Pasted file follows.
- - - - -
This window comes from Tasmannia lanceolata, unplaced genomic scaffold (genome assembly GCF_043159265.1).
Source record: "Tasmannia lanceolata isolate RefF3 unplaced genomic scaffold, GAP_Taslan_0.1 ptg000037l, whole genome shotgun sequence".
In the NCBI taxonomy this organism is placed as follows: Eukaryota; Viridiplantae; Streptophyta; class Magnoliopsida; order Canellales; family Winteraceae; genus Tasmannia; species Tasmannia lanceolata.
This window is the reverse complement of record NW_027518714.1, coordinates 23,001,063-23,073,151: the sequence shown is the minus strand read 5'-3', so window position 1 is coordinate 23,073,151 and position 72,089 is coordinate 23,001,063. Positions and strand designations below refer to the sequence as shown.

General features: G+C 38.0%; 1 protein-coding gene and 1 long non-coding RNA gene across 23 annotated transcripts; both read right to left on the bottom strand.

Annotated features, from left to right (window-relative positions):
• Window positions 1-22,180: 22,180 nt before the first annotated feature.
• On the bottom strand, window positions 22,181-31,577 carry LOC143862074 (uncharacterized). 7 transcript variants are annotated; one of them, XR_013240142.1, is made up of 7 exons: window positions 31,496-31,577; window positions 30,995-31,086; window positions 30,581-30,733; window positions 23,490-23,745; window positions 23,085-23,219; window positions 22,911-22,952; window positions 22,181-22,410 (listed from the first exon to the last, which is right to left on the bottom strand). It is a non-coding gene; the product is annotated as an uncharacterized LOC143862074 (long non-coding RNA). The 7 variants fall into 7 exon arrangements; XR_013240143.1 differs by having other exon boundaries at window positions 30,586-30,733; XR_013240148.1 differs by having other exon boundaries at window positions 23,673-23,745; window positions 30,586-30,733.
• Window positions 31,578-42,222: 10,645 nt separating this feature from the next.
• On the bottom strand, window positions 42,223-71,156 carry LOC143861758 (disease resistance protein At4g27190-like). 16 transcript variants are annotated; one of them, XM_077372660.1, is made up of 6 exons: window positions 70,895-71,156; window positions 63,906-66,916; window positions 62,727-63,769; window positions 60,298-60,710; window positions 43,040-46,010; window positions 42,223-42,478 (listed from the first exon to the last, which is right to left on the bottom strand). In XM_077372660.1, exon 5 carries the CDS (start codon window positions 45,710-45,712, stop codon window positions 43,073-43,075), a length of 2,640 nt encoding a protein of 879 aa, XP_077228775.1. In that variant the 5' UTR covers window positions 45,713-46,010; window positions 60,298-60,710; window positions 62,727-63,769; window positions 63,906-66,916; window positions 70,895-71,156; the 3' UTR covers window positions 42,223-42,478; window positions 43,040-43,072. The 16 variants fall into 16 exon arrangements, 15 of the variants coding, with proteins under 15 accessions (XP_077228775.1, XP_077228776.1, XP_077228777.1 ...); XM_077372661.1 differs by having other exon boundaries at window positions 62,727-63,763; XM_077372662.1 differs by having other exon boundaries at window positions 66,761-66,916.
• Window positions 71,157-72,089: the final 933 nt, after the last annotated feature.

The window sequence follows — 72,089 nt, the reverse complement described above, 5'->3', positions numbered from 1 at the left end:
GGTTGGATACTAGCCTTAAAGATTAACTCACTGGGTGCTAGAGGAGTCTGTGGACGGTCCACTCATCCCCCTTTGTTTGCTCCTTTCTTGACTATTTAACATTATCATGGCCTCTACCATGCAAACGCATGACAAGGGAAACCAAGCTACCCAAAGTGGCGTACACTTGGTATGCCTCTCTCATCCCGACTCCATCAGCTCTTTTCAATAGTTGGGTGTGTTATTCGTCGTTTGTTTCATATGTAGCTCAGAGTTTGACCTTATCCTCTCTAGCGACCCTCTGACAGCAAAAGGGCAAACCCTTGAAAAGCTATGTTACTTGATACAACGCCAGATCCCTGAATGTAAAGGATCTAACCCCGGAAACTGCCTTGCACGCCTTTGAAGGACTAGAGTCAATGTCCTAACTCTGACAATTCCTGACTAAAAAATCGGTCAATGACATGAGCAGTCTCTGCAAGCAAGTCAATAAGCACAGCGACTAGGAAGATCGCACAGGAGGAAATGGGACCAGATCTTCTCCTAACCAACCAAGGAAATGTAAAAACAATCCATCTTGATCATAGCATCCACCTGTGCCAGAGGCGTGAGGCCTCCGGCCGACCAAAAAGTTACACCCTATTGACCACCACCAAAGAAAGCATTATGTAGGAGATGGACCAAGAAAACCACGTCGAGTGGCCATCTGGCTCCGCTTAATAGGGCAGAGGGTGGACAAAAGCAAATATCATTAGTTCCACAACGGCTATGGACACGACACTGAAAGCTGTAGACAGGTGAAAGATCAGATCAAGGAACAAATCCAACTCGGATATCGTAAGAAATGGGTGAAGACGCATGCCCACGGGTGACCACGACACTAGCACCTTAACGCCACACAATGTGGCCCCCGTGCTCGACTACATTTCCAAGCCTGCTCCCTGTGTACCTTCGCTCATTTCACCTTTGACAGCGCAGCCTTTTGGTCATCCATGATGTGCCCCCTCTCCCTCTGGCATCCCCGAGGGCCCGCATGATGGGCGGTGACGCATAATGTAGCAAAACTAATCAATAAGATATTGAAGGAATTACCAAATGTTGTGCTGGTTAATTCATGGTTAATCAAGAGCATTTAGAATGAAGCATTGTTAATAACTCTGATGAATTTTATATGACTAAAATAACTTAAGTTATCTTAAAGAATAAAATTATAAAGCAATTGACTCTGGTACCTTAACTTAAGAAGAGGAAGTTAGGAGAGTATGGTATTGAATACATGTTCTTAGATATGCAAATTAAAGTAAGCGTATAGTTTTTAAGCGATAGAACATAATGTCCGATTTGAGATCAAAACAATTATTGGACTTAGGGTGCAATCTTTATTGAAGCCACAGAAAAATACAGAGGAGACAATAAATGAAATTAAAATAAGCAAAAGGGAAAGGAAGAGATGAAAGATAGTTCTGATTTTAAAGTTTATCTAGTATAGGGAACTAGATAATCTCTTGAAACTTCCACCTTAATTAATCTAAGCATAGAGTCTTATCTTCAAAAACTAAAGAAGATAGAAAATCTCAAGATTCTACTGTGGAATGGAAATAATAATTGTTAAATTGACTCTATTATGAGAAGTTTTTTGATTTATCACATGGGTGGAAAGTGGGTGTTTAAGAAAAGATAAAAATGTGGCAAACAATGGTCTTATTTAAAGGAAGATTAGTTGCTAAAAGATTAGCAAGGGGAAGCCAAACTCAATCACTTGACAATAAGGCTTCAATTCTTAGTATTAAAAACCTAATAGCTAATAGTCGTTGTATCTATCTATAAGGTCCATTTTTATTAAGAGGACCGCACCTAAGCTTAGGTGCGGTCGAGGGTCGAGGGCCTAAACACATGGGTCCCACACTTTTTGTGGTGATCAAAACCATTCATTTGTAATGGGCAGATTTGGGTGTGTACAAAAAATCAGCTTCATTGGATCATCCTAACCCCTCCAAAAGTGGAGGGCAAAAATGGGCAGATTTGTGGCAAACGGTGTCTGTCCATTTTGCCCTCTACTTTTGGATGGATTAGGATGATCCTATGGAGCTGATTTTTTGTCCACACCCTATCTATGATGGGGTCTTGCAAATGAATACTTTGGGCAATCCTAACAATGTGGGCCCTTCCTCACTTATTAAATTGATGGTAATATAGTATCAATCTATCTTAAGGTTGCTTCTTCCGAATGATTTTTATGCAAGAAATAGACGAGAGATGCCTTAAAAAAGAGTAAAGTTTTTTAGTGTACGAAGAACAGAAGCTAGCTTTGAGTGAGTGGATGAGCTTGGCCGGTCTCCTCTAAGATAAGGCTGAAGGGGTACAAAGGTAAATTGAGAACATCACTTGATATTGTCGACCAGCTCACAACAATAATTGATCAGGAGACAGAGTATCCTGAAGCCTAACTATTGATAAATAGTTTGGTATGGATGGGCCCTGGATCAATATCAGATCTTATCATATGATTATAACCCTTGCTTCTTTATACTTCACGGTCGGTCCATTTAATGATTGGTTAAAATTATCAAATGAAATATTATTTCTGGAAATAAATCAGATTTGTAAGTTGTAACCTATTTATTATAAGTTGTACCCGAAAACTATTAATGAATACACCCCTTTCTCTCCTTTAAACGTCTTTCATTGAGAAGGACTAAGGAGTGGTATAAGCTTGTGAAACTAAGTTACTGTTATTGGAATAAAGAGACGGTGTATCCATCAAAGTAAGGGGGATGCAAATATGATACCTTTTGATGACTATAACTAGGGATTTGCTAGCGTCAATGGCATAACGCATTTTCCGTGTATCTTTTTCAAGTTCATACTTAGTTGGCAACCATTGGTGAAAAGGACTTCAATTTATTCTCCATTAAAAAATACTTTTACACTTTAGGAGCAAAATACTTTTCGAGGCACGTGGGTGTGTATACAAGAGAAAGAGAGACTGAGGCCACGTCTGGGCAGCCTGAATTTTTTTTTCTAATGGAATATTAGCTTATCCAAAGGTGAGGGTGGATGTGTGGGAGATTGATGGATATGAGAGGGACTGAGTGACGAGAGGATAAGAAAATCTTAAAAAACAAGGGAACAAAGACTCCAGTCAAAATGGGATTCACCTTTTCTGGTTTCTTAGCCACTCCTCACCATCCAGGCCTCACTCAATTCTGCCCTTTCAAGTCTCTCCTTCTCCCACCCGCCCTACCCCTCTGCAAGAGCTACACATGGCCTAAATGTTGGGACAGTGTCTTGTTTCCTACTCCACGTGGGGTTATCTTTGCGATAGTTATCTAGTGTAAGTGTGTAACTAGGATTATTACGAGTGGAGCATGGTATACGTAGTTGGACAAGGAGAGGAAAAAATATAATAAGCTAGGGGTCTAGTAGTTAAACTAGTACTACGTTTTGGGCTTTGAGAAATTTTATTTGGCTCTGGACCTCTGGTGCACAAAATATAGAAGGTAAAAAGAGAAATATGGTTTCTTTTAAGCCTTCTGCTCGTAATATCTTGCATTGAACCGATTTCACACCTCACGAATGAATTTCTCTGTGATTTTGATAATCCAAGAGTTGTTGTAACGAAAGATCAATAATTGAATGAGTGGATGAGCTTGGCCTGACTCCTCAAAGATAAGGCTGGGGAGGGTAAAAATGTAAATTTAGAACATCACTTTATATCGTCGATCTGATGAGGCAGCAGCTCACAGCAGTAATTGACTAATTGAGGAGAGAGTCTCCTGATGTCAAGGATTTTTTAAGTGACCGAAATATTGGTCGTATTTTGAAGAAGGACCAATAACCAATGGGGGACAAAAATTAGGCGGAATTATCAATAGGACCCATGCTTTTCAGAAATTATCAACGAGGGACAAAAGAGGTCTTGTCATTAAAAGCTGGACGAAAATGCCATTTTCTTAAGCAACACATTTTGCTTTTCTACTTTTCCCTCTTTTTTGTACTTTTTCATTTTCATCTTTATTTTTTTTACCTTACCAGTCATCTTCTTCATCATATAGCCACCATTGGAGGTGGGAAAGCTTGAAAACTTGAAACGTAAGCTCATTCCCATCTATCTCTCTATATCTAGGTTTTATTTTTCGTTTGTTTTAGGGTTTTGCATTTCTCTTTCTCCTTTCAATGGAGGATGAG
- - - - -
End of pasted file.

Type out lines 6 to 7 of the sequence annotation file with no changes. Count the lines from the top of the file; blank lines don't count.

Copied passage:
Annotated features, from left to right (window-relative positions):
• Window positions 1-22,180: 22,180 nt before the first annotated feature.